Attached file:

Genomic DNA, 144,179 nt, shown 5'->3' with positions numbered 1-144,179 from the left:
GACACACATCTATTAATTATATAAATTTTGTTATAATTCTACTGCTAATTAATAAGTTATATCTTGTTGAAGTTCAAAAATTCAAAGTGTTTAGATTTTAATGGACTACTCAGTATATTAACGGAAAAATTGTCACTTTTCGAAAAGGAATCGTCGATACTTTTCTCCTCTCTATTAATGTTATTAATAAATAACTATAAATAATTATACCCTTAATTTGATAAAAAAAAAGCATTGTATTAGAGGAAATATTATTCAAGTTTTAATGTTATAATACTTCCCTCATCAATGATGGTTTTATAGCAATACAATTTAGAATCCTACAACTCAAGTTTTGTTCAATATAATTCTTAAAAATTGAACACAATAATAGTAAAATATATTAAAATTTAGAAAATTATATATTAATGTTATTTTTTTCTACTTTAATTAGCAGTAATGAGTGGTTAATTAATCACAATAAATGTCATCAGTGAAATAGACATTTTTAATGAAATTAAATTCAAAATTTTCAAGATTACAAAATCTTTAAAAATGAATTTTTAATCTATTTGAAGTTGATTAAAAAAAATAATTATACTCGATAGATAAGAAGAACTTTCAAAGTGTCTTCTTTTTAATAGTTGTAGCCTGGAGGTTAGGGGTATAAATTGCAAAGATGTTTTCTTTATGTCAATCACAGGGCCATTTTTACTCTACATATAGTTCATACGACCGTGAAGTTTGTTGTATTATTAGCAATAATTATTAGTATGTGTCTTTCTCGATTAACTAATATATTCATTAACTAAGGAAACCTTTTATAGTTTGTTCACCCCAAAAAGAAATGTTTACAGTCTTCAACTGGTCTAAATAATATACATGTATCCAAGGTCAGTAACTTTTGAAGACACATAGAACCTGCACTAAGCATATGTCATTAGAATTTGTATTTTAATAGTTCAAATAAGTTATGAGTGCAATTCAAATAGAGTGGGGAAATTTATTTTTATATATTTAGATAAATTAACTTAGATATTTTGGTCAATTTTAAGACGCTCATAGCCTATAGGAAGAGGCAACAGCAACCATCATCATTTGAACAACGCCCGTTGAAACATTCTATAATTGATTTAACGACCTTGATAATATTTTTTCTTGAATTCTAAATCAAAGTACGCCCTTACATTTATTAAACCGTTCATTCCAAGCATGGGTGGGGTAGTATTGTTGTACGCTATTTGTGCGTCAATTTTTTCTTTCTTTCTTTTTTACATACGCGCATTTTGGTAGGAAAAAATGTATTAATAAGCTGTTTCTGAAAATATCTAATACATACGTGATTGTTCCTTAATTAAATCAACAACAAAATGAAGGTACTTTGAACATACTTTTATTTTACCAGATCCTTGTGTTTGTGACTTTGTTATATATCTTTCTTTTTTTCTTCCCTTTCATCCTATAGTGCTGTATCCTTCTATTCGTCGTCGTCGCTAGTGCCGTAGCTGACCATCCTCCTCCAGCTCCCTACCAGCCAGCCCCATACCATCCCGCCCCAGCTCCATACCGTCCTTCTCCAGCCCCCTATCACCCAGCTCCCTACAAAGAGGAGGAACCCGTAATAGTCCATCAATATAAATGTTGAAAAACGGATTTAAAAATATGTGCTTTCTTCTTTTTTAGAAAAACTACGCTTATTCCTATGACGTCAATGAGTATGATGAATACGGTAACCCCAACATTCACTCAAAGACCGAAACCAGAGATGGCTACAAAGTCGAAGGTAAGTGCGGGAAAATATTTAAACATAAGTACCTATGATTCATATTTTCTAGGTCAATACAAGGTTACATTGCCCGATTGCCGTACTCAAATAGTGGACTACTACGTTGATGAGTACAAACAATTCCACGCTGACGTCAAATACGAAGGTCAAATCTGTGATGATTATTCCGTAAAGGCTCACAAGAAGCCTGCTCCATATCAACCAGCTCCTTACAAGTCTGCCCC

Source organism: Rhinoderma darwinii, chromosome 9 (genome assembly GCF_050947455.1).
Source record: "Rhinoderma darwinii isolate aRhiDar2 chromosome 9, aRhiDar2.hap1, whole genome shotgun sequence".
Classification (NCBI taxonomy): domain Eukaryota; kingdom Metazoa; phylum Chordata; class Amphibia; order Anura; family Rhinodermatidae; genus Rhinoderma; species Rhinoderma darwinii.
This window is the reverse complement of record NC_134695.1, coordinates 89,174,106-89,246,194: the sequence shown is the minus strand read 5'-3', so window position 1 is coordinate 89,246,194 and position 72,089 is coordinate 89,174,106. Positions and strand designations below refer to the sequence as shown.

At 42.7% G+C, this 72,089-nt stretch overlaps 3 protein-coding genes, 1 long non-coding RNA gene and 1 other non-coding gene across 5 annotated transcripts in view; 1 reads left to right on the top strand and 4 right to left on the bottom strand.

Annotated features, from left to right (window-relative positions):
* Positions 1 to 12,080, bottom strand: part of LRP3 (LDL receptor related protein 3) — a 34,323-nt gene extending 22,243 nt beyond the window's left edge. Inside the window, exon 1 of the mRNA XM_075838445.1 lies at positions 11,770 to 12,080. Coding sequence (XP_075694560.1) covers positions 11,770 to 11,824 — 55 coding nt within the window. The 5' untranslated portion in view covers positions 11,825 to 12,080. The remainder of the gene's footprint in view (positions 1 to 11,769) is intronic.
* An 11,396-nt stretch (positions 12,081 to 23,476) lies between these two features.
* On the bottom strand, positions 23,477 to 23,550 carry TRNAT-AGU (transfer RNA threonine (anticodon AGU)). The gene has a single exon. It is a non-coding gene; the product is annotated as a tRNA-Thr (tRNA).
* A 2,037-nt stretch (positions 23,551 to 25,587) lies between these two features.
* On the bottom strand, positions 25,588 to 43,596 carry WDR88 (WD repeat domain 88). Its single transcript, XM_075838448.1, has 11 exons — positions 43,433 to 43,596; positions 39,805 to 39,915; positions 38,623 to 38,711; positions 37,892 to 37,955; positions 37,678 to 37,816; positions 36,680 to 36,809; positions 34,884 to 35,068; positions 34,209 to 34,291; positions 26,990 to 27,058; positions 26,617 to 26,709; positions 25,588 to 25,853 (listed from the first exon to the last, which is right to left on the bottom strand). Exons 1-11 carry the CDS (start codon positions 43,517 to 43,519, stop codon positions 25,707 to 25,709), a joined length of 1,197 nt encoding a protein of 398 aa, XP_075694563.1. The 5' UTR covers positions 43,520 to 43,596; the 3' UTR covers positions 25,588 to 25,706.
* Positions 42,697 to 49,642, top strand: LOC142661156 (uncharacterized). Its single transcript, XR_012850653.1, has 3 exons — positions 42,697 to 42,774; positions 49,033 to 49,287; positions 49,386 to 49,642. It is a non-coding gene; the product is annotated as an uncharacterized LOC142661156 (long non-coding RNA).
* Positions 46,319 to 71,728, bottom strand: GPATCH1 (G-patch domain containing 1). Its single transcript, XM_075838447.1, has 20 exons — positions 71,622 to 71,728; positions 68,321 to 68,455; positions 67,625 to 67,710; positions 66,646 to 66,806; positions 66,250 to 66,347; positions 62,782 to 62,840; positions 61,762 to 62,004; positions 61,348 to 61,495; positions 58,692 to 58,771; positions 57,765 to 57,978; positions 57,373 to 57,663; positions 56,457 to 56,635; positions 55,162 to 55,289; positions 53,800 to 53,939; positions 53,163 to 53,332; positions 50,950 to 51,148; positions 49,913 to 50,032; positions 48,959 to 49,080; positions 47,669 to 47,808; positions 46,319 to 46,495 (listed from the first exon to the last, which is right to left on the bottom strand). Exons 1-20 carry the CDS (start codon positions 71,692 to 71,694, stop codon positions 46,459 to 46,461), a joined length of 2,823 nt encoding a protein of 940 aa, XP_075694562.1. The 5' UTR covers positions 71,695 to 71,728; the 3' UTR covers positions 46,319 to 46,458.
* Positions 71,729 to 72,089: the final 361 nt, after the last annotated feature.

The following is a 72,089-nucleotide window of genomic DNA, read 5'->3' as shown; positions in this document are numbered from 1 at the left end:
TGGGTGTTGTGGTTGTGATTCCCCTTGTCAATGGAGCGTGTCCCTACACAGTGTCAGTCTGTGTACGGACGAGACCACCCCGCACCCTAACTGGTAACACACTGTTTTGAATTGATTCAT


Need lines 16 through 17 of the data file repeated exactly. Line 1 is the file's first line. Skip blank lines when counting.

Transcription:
* Positions 71,729 to 72,089: the final 361 nt, after the last annotated feature.

The following is a 72,089-nucleotide window of genomic DNA, read 5'->3' as shown; positions in this document are numbered from 1 at the left end: